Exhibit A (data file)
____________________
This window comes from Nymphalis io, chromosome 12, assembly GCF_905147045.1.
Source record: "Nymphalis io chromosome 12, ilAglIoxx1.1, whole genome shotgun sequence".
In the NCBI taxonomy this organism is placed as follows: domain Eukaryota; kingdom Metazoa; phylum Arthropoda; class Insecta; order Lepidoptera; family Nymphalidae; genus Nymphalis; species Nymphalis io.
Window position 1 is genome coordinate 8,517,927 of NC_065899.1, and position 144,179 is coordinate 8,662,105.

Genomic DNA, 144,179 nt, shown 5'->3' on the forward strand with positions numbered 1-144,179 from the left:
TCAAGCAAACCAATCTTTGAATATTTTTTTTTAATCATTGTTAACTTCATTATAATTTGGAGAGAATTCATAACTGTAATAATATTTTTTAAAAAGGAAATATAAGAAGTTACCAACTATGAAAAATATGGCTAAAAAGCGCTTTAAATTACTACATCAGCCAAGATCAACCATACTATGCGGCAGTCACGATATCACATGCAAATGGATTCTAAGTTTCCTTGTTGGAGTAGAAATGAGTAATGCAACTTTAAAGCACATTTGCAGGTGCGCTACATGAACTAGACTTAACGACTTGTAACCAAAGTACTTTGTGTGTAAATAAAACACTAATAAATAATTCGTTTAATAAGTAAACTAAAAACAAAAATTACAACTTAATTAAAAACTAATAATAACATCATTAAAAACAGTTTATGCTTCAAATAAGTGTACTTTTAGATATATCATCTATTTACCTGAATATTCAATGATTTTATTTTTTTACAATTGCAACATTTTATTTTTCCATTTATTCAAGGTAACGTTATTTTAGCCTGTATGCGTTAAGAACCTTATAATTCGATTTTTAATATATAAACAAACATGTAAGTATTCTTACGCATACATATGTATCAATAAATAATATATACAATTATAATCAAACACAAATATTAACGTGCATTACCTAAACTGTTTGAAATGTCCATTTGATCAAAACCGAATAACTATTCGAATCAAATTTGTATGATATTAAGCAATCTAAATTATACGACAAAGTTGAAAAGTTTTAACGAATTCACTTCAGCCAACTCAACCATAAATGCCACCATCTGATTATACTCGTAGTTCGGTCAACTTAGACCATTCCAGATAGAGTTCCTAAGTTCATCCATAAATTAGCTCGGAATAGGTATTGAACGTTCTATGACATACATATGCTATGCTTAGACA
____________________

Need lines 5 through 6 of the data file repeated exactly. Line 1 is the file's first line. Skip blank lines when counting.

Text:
Genomic DNA, 144,179 nt, shown 5'->3' on the forward strand with positions numbered 1-144,179 from the left:
TCAAGCAAACCAATCTTTGAATATTTTTTTTTAATCATTGTTAACTTCATTATAATTTGGAGAGAATTCATAACTGTAATAATATTTTTTAAAAAGGAAATATAAGAAGTTACCAACTATGAAAAATATGGCTAAAAAGCGCTTTAAATTACTACATCAGCCAAGATCAACCATACTATGCGGCAGTCACGATATCACATGCAAATGGATTCTAAGTTTCCTTGTTGGAGTAGAAATGAGTAATGCAACTTTAAAGCACATTTGCAGGTGCGCTACATGAACTAGACTTAACGACTTGTAACCAAAGTACTTTGTGTGTAAATAAAACACTAATAAATAATTCGTTTAATAAGTAAACTAAAAACAAAAATTACAACTTAATTAAAAACTAATAATAACATCATTAAAAACAGTTTATGCTTCAAATAAGTGTACTTTTAGATATATCATCTATTTACCTGAATATTCAATGATTTTATTTTTTTACAATTGCAACATTTTATTTTTCCATTTATTCAAGGTAACGTTATTTTAGCCTGTATGCGTTAAGAACCTTATAATTCGATTTTTAATATATAAACAAACATGTAAGTATTCTTACGCATACATATGTATCAATAAATAATATATACAATTATAATCAAACACAAATATTAACGTGCATTACCTAAACTGTTTGAAATGTCCATTTGATCAAAACCGAATAACTATTCGAATCAAATTTGTATGATATTAAGCAATCTAAATTATACGACAAAGTTGAAAAGTTTTAACGAATTCACTTCAGCCAACTCAACCATAAATGCCACCATCTGATTATACTCGTAGTTCGGTCAACTTAGACCATTCCAGATAGAGTTCCTAAGTTCATCCATAAATTAGCTCGGAATAGGTATTGAACGTTCTATGACATACATATGCTATGCTTAGACA